New English Library, 2000
After The Fanatic I felt like reading something lighter. Colonisation: Second Contact is certainly that but I ought first to have checked the page count (694!!!) and saved it up for a holiday.
The book is set 17 years after the events of Turtledove’s World War In The Balance series (WWIB) where an invasion of Earth by lizard-like creatures – expecting opposition only from leather clad horsemen – interrupted Earth’s internal squabblings in the Second World War. Not a serious premise, then, but diverting enough.
In this first of a new series, the lizard colonisation fleet has arrived to follow up the invasion and the equilibrium established between the lizards and what remains of Earth’s 1940s power structure stands to be disturbed. The major players are a strong USA and USSR, plus a still-Nazi Germany which dominates mainland Europe, with Britain and Japan much lesser powers. The stimulus the lizards have provided for humans in this scenario has led to space flight and Moon landings much earlier than in the real world.
The novel is episodic, with each segment told from the viewpoint of one of the many characters Turtledove uses to illustrate this world – some of whom are familiar from WWIB. This device, as in other Turtledove books, does tend to lend the story a disjointed feel, though given the world-wide scope involved here this is perhaps inevitable. It did, however, work much better in his Great War, American Empire and Settling Accounts series where the focus was much more narrowly American.
Given the setting and Turtledove’s background it is not surprising that he gives a lot of space to Jewish protagonists and affairs. However this does not unbalance the book as a whole even if it sometimes seems Turtledove is ticking off all the possible variations one by one.
Like a lot of Americans Turtledove’s feel for British idiom is uncertain but he does recognise there is a different UK dimension. One of his Jewish characters is accosted on the streets of Belfast with the question, “Protestant or Catholic?” His potential attackers are thrown by his laughter, only mutter darkly, and he escapes harm. (Yet in this scenario perhaps the follow up would more likely have been the question, “But are you a Protestant Jew or a Catholic Jew?”)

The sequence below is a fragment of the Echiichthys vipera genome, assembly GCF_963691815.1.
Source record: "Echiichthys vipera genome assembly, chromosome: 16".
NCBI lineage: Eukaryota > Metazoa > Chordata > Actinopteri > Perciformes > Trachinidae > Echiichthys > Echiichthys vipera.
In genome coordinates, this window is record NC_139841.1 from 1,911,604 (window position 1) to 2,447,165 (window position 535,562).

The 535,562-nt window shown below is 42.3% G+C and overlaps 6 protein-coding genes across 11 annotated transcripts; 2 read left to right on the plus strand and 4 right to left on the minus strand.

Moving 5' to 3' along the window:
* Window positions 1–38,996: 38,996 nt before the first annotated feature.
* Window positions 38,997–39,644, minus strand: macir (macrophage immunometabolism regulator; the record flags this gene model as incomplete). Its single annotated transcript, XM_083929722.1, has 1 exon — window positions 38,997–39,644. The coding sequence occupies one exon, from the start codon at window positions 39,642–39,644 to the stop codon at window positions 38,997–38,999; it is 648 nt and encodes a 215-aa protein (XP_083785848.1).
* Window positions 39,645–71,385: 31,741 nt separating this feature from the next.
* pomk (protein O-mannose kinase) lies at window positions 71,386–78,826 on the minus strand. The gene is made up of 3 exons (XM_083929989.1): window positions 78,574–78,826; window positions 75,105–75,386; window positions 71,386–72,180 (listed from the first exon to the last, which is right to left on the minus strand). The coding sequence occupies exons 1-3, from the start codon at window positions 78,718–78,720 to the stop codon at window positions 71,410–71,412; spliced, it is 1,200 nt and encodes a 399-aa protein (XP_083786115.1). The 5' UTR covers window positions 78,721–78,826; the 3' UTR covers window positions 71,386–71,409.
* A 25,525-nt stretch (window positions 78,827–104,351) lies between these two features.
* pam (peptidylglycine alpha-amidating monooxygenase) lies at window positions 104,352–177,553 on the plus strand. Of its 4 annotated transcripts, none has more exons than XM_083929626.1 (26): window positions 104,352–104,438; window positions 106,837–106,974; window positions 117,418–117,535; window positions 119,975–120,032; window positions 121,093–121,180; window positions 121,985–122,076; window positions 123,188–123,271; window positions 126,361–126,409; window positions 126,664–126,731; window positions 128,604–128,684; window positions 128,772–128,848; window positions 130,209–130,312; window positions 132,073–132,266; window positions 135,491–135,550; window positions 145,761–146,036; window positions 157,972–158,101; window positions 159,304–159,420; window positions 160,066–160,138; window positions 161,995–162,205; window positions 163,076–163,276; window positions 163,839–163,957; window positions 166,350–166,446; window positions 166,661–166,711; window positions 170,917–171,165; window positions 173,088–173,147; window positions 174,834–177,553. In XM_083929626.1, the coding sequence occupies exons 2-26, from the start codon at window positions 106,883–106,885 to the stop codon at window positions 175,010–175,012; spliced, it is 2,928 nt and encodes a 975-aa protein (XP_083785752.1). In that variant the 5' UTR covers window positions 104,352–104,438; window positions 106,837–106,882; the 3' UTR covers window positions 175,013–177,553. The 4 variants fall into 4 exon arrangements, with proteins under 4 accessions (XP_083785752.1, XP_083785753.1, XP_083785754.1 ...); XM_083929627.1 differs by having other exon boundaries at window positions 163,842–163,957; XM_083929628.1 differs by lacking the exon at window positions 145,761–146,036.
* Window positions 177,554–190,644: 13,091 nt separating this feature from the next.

The lizards, who, for members of a technological society, are a bit too bemused by human behaviour, are nevertheless treated sympathetically, several being granted viewpoint status.
There are some moments of low comedy when lizard females – none of whom were part of the earlier invasion fleet – are sent into heat by ingesting the Earth spice, ginger, which is also addictive to the males. All the lizards are apparently disgusted by the permanent nature of human sexuality but succumb to incontrollable – and indiscriminate – sexual urges under the influence of the pheromones which abound when their females come into heat. There is a bit of a logical flaw with this aspect of the novel as some of the lizards begin to show human sexual aptitudes, and vices, far too rapidly. The humans are of course not above using the lizards’ susceptibility to ginger to their advantage.
A bigger failing is that the plot, involving the building of a US space station which may be something more, fails to motor up until well past the halfway stage.
Yet while the writing rarely gets above the functional there is enough in the setting and the treatment to keep the reader going; especially those with an interest in history.
I will be reading the next in the series; but I’ll save it for the Christmas fortnight or something similar.